Recently I sent an email out to those who follow my column, trying to get a better grasp on the biggest questions and doubts that parents with same sex attracted children have struggled with since their kids "came out" to them. Within an hour my inbox flooded with heart-broken responses from a multitude of guilt-ridden parents.
Is this my fault?
Did I not give my child enough attention? more >>
This is the fifth and final column in a five-part series on marriage and originally appeared on the Public Discourse. Robert P. George also co-authored this column.
Although we disagree with each other about the nature of marriage, we are united in the conviction that it is an issue on which reasonable people of good will can and do reach divergent conclusions.
The purpose of our exchanges has been to explore our very different understandings of the meaning of marriage and its implications. We have taken advantage of the fact that we are old friends and longtime academic colleagues who can speak candidly with each other about points of deep difference in a spirit of civility and mutual respect. We hope that these exchanges will, at a minimum, demonstrate to readers that such a thing is possible, even when it involves an issue as consequential and emotionally fraught as the meaning and proper definition of marriage. more >>
This is the third in a five-part debate series on same-sex marriage between James W. Doig and Robert P. George. It originally appeared on The Witherspoon Institute's Public Discourse. You can read Part One here, Part Two here and Part Three here.
I have argued for the historic view of marriage as a conjugal union and made what I think are decisive objections to your view of marriage as committed sexual-romantic companionship or domestic partnership. You replied by restating your view and asserting that my objections don't apply. But restating a view is no substitute for an argument in its support. more >>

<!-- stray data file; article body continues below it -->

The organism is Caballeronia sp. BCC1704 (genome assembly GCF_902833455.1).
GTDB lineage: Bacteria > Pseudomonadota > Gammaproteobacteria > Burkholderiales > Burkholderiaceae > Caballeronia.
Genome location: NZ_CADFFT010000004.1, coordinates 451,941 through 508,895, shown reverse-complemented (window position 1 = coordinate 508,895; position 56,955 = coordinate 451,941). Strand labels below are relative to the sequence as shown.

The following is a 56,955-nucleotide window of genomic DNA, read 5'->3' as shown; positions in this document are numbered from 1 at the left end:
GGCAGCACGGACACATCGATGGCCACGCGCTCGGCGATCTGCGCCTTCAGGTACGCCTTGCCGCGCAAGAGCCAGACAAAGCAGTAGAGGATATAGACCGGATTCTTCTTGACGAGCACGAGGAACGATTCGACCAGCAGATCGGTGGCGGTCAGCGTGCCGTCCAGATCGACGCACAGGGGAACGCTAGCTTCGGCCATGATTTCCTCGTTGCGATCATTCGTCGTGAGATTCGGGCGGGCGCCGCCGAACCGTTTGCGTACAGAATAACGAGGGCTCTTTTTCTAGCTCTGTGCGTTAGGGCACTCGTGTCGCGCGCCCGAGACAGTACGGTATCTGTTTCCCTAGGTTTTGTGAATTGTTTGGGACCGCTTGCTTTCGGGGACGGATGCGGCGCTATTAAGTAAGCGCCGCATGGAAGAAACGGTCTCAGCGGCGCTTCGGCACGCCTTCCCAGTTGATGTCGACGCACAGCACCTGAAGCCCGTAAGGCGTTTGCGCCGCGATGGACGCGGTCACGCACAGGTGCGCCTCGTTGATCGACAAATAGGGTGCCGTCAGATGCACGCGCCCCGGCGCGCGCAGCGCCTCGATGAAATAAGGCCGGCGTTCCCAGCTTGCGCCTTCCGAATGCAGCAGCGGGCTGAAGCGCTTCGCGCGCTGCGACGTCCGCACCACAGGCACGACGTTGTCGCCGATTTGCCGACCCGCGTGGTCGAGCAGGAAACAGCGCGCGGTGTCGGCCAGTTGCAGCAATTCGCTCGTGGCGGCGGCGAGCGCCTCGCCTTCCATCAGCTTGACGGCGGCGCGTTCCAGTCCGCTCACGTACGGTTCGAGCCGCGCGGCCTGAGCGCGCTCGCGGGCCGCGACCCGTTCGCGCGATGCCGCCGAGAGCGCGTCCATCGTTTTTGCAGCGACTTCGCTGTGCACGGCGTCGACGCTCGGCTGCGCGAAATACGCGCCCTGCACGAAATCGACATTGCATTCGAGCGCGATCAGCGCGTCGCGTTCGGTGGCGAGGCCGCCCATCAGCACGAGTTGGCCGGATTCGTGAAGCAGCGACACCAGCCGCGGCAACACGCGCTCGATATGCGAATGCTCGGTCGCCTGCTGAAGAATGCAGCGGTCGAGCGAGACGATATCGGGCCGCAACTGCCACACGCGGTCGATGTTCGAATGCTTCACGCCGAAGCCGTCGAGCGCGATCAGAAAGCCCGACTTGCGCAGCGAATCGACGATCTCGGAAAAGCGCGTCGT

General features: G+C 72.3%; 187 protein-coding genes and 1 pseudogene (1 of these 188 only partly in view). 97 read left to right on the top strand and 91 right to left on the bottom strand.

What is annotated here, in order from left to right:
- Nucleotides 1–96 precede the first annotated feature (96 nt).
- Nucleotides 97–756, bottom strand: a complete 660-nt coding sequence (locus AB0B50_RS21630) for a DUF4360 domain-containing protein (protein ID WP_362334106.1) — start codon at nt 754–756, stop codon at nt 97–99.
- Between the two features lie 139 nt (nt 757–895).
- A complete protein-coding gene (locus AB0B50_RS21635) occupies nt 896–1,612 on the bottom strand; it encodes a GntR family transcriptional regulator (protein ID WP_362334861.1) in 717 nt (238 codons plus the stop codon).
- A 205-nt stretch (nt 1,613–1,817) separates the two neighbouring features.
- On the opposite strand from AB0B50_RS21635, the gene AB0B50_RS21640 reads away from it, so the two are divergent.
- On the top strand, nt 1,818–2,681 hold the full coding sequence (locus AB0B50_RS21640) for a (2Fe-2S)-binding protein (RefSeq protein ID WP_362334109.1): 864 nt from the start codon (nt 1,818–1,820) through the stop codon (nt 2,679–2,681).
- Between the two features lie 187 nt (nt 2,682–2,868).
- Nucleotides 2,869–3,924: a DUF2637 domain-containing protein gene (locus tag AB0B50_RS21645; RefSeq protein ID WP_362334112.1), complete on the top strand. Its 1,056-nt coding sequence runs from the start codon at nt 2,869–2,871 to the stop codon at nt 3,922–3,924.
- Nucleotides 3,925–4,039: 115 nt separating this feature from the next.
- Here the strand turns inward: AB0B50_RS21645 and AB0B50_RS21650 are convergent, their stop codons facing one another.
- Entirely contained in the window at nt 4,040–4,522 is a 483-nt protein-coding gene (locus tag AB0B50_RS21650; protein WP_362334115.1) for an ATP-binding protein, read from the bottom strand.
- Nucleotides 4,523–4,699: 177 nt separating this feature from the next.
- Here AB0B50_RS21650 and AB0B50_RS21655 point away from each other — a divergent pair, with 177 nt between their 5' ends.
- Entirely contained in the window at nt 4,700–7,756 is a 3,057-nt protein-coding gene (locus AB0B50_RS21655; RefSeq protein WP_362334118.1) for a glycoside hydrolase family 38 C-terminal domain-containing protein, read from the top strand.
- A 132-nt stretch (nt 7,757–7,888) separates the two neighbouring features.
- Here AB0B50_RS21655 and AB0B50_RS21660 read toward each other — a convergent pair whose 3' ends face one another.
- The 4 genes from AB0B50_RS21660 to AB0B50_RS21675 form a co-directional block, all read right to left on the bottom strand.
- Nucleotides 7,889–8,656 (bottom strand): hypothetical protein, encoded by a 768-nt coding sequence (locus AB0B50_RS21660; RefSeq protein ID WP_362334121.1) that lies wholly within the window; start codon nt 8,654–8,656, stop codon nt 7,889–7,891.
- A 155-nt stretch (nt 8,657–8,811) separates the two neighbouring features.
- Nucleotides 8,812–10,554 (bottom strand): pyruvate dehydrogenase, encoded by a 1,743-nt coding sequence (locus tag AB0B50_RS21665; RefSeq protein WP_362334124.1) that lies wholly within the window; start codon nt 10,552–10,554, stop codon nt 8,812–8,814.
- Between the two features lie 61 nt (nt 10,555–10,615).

According to a 2011 Gallup poll, Americans thought that 25 percent of the population was gay (meaning one in every four people), while those aged 18-29 put the figure at closer to 30 percent (meaning almost one in every three people). The reality is that less than 2 percent of the population is gay (meaning less than one in 50 people), and many gay leaders know this is true.
People of America, you have been duped.
For many years, we were told that "1 in every 10 Americans" was gay, a figure based on the massively flawed 1948 study of Alfred Kinsey. (Kinsey actually relied on data from male prisoners to come up with his statistics.) more >>
Two Republican senators have introduced a bill to prohibit the federal or state governments from taking any adverse action against adoption or foster-care agencies that decline to provide services that go against their religious beliefs or moral convictions.
Senators Mike Enzi, from Wyoming, and Rep. Mike Kelly, from Pennsylvania, introduced the Child Welfare Provider Inclusion Act of 2014 to "ensure that organizations with religious or moral convictions are allowed to continue to provide services for children."
Three chairmen of the U.S. Conference of Catholic Bishops – Archbishop Salvatore J. Cordileone of San Francisco, Archbishop William E. Lori of Baltimore and Archbishop Thomas G. Wenski of Miami – have backed the bill. more >>
Civil discourse has long been regarded as a necessary component of a well-functioning democracy. But a New York Times reporter believes that value should be abandoned in relations with those who disagree with him on the issue of same-sex marriage.
Josh Barro claimed that those who oppose redefining marriage to include same-sex unions are "unworthy of respect" and he is justified in being uncivil toward them in a Twitter debate with Ryan Anderson, William E. Simon Fellow at The Heritage Foundation.
The debate began when Barro tweeted on July 23 that "anti-LBGT attitudes" should be "ruthlessly" stamped out. Several conservative publications noticed the tweet and wrote about it (see here and here). They pointed out that in 2012 a gunman did try to "stamp out" the traditional marriage supporters at Family Research Council. Barro clarified that by "stamp out" he did not mean to "off people," but "we should make anti-LGBT views shameful like segregation." more >>